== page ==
Private schools vary widely in size, from those with only a few students meeting in a home to those with large campuses and over 1,000 students. A private school may be for profit or nonprofit, and may or may not be affiliated with a religious group. Religious schools in Central Florida include such denominations as: Christian, Baptist, Catholic, Jewish, Seventh-day Adventist, Muslim and others. They may be nondenominational or can be a ministry of a denomination or an individual congregation.
Some schools adhere to a particular teaching philosophy, such as Montessori style, while others provide college preparation or serve students with special needs. Many schools offer a wide variety of sports, music, drama, and other extracurricular activities, along with academic enhancements such as exchange student programs and Advanced Placement courses.
Parents who homeschool may choose to register their student with a private school that acts as an umbrella school, providing guidance counseling and access to extracurricular activities normally unavailable to homeschool students.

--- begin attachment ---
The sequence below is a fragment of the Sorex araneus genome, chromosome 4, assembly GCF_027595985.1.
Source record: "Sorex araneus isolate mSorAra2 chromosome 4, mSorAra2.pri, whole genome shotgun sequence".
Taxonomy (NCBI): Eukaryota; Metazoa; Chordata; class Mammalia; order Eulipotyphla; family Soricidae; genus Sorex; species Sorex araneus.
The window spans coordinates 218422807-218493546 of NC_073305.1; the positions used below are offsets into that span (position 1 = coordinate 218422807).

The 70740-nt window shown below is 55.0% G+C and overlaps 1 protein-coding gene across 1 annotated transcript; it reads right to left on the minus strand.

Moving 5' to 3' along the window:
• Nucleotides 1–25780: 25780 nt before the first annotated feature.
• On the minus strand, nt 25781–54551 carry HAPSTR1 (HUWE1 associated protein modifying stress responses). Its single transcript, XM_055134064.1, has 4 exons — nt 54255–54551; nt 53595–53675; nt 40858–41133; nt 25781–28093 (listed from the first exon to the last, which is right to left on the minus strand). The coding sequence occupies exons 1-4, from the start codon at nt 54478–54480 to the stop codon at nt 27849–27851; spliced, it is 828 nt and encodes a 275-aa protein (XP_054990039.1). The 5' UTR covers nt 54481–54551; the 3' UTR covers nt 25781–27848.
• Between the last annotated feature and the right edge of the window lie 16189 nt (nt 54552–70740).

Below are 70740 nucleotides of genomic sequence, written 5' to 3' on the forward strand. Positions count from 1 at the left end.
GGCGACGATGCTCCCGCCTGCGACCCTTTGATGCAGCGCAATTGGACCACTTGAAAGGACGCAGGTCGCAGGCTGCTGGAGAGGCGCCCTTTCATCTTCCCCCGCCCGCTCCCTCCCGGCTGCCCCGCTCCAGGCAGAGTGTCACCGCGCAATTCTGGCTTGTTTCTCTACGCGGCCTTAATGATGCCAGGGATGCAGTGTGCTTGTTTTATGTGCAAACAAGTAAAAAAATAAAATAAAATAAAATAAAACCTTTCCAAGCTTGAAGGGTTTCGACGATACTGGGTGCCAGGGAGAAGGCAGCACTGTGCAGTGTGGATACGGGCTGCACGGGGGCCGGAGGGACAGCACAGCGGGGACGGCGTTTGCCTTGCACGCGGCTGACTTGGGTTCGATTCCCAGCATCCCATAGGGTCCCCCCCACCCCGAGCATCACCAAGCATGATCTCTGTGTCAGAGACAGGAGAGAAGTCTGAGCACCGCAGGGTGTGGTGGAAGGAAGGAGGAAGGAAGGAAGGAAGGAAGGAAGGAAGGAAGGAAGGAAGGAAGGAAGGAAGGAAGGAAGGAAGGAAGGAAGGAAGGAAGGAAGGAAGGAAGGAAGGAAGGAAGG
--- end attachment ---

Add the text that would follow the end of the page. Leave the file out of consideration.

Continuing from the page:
Florida does not require private schools to be accredited. Nevertheless, most of the schools in our directory are accredited by a state, regional, or national agency that provides oversight. Over two dozen agencies accredit private schools in Florida. Visit the websites of the agencies that accredit the schools you are considering to learn how rigorous their application process is and what it covers.
Accreditation benefits schools and students by ensuring teacher quality and holding pupils to high academic standards. Membership in an accrediting organization can also smooth students’ transition to higher education.